Putting diabetes in reverse

Information on how insulin gets around is guiding researchers toward a way to reverse insulin resistance

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NASHVILLE, Tenn.—Whereas type 1 diabetes results from a lack of ability to produce insulin (or a vastly diminished ability), usually strikes early in life and is a near-lifelong management problem, type 2 diabetes (T2D) is a different beast. The “diabetes” part might be shared, but T2D often strikes in adulthood and is frequently related to other co-morbidities, such as obesity and lifestyle choices. A hallmark of T2D is insulin resistance.
Now, researchers at Vanderbilt University have gained new insight into insulin resistance—and possibly new avenues for reversing it—by discovering how insulin crosses the capillary endothelium to exit blood vessels and stimulate skeletal muscle cells. They published their results early this year in the Journal of Clinical Investigation.
The team used a novel fluorescence microscopy technique and, in so doing, were able to measure insulin movement across the endothelial wall of skeletal muscle capillaries in the mouse. The microscopy technique developed for these studies, the researchers note, could also be applied to other drugs and hormones to study molecular access to a range of tissues.
“The muscle capillary wall is a formidable barrier to insulin’s action on muscles,” said Dr. David Wasserman, the Annie Mary Lyle Professor of Molecular Physiology and Biophysics at Vanderbilt and director of the Vanderbilt-NIH Mouse Metabolic Phenotyping Center. “It is the rate-limiting step for muscle insulin action and a potential site of regulation. Defining how insulin leaves the capillary is essential to understanding and treating insulin resistance.”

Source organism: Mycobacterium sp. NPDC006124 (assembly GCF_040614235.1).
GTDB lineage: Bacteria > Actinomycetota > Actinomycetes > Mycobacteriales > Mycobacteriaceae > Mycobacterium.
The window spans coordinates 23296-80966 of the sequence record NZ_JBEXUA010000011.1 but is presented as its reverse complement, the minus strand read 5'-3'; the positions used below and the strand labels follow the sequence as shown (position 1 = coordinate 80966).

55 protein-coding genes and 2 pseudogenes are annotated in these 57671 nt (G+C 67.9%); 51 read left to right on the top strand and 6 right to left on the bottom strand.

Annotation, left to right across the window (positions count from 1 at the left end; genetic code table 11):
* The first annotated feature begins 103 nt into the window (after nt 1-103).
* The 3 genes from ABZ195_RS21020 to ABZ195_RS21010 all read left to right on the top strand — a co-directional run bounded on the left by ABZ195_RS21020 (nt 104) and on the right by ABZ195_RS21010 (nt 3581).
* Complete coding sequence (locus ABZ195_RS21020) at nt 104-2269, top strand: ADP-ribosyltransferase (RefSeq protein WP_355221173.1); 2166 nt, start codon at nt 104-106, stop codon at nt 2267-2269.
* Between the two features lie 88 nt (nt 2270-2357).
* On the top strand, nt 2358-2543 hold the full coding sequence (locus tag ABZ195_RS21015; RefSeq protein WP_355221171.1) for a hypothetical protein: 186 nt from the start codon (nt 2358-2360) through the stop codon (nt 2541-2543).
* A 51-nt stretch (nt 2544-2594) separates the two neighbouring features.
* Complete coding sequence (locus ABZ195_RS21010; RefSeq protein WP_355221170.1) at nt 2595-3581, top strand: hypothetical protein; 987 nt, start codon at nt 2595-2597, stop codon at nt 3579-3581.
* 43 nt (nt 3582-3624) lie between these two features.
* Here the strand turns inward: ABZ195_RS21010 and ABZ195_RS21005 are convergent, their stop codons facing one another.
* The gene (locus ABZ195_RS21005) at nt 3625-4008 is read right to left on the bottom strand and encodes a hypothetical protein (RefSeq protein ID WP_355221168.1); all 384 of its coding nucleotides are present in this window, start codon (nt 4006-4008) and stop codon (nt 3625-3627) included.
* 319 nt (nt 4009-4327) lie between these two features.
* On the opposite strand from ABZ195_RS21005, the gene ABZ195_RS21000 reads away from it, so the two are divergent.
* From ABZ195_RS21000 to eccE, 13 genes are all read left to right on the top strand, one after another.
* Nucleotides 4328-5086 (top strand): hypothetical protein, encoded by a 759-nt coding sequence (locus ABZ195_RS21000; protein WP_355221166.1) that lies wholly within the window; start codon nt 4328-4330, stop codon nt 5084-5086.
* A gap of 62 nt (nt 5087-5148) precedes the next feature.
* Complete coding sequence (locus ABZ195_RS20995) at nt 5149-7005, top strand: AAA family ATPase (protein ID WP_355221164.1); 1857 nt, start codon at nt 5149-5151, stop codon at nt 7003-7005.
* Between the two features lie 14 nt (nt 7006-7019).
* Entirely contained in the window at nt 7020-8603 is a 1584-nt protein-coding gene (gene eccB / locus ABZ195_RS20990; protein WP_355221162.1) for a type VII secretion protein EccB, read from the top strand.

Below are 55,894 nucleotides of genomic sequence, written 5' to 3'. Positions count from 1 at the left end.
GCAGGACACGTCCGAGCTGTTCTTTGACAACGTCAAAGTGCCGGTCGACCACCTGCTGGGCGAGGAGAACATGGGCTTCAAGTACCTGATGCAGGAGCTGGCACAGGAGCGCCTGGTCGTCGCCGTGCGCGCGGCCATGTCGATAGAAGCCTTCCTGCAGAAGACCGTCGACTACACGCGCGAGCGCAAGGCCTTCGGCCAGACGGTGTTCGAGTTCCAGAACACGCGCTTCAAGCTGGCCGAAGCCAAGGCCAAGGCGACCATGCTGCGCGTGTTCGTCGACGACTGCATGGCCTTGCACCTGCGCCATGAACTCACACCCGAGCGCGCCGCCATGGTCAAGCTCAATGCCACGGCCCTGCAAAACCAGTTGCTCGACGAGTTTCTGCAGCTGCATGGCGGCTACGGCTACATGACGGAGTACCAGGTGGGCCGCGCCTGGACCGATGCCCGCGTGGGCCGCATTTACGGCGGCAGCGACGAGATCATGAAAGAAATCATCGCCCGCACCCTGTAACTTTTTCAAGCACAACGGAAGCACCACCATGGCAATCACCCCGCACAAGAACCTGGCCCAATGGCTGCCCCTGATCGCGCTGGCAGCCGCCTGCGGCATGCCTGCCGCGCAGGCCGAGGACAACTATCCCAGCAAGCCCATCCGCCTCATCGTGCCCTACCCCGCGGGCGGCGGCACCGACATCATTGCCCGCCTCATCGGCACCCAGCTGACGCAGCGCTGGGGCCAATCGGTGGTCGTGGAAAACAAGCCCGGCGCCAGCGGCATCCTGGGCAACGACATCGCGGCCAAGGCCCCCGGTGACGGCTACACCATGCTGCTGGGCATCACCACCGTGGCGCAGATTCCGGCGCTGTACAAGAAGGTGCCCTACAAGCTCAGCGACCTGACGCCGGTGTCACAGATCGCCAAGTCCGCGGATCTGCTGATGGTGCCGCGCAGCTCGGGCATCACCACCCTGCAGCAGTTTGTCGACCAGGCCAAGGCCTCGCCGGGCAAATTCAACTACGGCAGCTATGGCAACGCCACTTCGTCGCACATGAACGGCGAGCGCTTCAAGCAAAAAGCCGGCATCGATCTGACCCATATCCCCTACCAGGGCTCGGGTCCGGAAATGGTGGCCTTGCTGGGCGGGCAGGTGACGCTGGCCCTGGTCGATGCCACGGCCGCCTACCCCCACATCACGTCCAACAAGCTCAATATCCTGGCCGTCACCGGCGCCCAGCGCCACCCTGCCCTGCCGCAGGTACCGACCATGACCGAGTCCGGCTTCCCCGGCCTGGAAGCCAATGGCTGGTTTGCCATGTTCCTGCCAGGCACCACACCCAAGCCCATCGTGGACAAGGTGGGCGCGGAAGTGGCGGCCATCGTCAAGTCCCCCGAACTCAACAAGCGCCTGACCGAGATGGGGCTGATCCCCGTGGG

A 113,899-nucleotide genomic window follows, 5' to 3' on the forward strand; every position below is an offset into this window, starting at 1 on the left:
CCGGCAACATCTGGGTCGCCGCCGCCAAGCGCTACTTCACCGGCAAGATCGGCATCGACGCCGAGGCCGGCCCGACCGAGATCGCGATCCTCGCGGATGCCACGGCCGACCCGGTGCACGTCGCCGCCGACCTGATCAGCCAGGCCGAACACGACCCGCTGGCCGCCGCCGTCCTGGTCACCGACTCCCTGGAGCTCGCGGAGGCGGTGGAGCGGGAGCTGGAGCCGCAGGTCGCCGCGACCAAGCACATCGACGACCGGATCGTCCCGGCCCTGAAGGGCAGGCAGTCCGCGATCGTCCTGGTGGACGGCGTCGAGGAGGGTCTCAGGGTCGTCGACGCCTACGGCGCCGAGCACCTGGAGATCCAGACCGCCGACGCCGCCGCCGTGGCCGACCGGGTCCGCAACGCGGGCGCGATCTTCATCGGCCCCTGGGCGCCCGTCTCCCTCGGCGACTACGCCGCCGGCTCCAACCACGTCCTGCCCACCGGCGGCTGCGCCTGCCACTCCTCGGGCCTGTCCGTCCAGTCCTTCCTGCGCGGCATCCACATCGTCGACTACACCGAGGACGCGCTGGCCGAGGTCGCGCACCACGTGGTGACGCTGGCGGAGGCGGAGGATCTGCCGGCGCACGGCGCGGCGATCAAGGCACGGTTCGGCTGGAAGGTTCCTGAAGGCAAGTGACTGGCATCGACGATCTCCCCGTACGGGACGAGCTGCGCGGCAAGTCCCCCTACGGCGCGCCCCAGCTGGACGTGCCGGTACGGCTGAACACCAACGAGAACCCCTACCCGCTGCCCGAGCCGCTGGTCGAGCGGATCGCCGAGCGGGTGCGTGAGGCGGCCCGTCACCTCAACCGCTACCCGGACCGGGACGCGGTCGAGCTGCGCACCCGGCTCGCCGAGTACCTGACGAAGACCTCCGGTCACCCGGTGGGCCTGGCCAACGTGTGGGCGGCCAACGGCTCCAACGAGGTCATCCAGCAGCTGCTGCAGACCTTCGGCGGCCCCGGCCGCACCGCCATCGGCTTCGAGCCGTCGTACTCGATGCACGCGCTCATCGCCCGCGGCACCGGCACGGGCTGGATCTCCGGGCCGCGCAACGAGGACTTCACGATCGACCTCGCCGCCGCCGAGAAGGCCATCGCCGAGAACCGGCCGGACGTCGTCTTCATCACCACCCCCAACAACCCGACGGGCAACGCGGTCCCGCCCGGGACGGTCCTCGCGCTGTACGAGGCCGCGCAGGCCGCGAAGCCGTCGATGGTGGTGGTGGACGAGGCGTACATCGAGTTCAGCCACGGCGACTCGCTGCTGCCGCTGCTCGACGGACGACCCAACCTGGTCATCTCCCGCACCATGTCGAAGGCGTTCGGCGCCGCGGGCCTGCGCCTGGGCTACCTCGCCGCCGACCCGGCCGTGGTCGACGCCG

The paper’s lead author, Ian Williams—a graduate student in Wasserman’s lab—made the advancements necessary to measure aspects of microcirculatory function simultaneously with molecular transport in live mice.
One of insulin’s key functions is to stimulate glucose uptake by muscle, where it is stored or used as fuel, but in order to stimulate glucose uptake insulin must cross the endothelial barrier into muscle tissue. Impaired delivery of insulin into tissue is a key feature of insulin resistance and thus T2D. But it wasn’t truly understood how insulin gets from blood vessels to the muscle cells before the Vanderbilt team used the new quantitative intravital fluorescence microscopy technique and combined it with mathematical modeling, demonstrating that insulin moves across the endothelium by fluid-phase transport.
“Such movement is not dependent on the presence of endothelial insulin receptors or limited by saturation of endothelial transport processes, as had been hypothesized previously,” according to the university.
Better understanding of the variables controlling insulin movement across the endothelial wall could lead to improved strategies for reversing insulin resistance, including development of small molecules that enhance insulin delivery or novel insulin analogs that can access muscle more easily, according to the researchers.

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